Cuban Farmers, an Important Group in Civil Society

Elio Delgado Legon

The Cuban State is handing out cultivable lands to farmers free of charge.

HAVANA TIMES — I was really shocked when I read the news that the National Association of Small Farmers (ANAP) here in Cuba was excluded, along with the Committees for the Defense of the Revolution (CDRs), from taking part in the Civil Society Forum that will be held in Lima, Peru, as part of the VII Summit of the Americas, in April.

It isn’t hard to imagine the reasons behind these exclusions: orders that come from above, from the north, via the Organization of American States (OAS), which is coincidentally based in Washington.

However, why are Cuban farmers being excluded from a forum of civil society? Obviously, it’s quite dangerous for them to have this sector from our country, which has 380,000 members who enjoy a highly satisfying role in our socialist system, to present their experiences and achievements.

For example, they could explain to the rest of farmers in the Americas how the Cuban Revolution transformed them into the owners of the land they cultivate, because the vast majority of farmers before 1959 were renters. That’s to say, they had to pay an annual fee to the owner of these lands, who normally lived in the city and had nothing to do with agriculture. Many farmers were subleasers, that is to say, they had to pay rent to a leaseholder in order to work on a piece of land. There were other figures such as the tenant farmer and squatter, who were exploited even more.

This entire web of exploitation disappeared when the Revolution triumphed in 1959, just like the murders of rural leaders who fought for a more dignified life for rural men and women did, which is something that still happens in many Latin American countries where a solution hasn’t been found. Eviction also disappeared, which used to be carried out by the Rural Guard when a landowner was bothered by farmers, normally agricultural workers who just about scraped out a living on the property.

Maybe the event’s organizers didn’t want the rest of Latin America to know that Cuban farmers have electricity, as the electrification project which will provide electricity to 100% of remote homes in the countryside is about to be completed, and photovoltaic solar panels are being put up anywhere the national electricity system can’t reach, which will ensure electricity 24 hours per day.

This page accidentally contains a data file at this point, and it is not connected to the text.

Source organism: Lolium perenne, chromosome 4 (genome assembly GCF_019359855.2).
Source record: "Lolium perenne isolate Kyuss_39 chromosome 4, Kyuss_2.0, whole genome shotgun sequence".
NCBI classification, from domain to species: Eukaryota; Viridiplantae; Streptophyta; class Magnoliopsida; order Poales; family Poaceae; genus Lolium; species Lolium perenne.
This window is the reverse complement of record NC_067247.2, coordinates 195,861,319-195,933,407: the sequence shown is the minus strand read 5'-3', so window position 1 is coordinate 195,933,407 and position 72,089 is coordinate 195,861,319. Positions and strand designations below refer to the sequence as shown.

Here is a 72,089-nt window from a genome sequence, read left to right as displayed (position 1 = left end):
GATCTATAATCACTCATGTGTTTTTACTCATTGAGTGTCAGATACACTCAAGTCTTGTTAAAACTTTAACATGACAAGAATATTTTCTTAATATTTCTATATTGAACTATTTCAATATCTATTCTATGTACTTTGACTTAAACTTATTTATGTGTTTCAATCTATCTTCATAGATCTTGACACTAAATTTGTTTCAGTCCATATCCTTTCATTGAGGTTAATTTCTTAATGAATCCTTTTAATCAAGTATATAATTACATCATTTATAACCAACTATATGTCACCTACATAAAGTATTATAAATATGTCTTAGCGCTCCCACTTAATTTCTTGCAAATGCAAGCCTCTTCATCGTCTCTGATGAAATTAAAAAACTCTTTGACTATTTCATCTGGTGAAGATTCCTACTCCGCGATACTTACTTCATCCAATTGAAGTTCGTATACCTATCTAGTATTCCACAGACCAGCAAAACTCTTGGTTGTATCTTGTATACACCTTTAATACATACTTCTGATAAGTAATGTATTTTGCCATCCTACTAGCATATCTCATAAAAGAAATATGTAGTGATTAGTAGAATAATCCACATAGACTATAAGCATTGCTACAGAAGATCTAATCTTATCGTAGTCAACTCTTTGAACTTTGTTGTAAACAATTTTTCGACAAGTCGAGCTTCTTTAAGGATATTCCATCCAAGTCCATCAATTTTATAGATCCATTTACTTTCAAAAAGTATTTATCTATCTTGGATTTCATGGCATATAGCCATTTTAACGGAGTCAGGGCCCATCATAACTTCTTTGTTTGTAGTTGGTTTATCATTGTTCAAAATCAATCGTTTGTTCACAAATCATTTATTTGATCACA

Maybe they want to hide from the rest of Latin America the fact that Cuban farmers are guaranteed the sale of their produce for satisfactory prices, without having to travel to markets to sell their own produce. In short, they don’t want people to know that Cuban farmers are revolutionaries, who support the socialist government on the island and are happy, which isn’t commonplace in our region.

On the other hand, the exclusion of the greatest organization in our society, the Committees for the Defense of the Revolution (CDRs) is the biggest oxymoron at this event, as it’s supposed to be a forum about civil society, and the CDR are the most representative organization of this, as it brings together approximately 8 million Cubans.

However, the attendance of figures who call themselves members of civil society have been announced, but these are just mercenaries on the payroll of a foreign power who wants to do away the Revolution, this foreign power that causes our people so much suffering and hardship with an economic, commercial and financial blockade that has endured for nearly 60 years.

However, in spite of both of these organizations being excluded, the rest of our civil society taking part will communicate what they wanted to silence with these exclusions, especially the fact that Cuban farmers are an important group in our civil society.


2 thoughts on “Cuban Farmers, an Important Group in Civil Society

  • ” Participating Civil Society groups are supposed to have a measure of autonomy from government. ”

    What? No they are not.

  • I have no idea why these two “groups” were not invited to the OAS democracy-based conference. But one thing is for sure: Elio’s rationale is ridiculous. Cuban agricultural reforms have been repeated over and over again throughout Latin America. Moreover, other countries, like Mexico, have become agricultural success stories. Cuba, on the other hand, still can’t feed itself. The CDR is a tool of the Castro dictatorship to spy on the Cuban people. Participating Civil Society groups are supposed to have a measure of autonomy from government. CDR is the Cuban government. Once again, Elio has parroted the Castro propaganda without a scintilla of reality.

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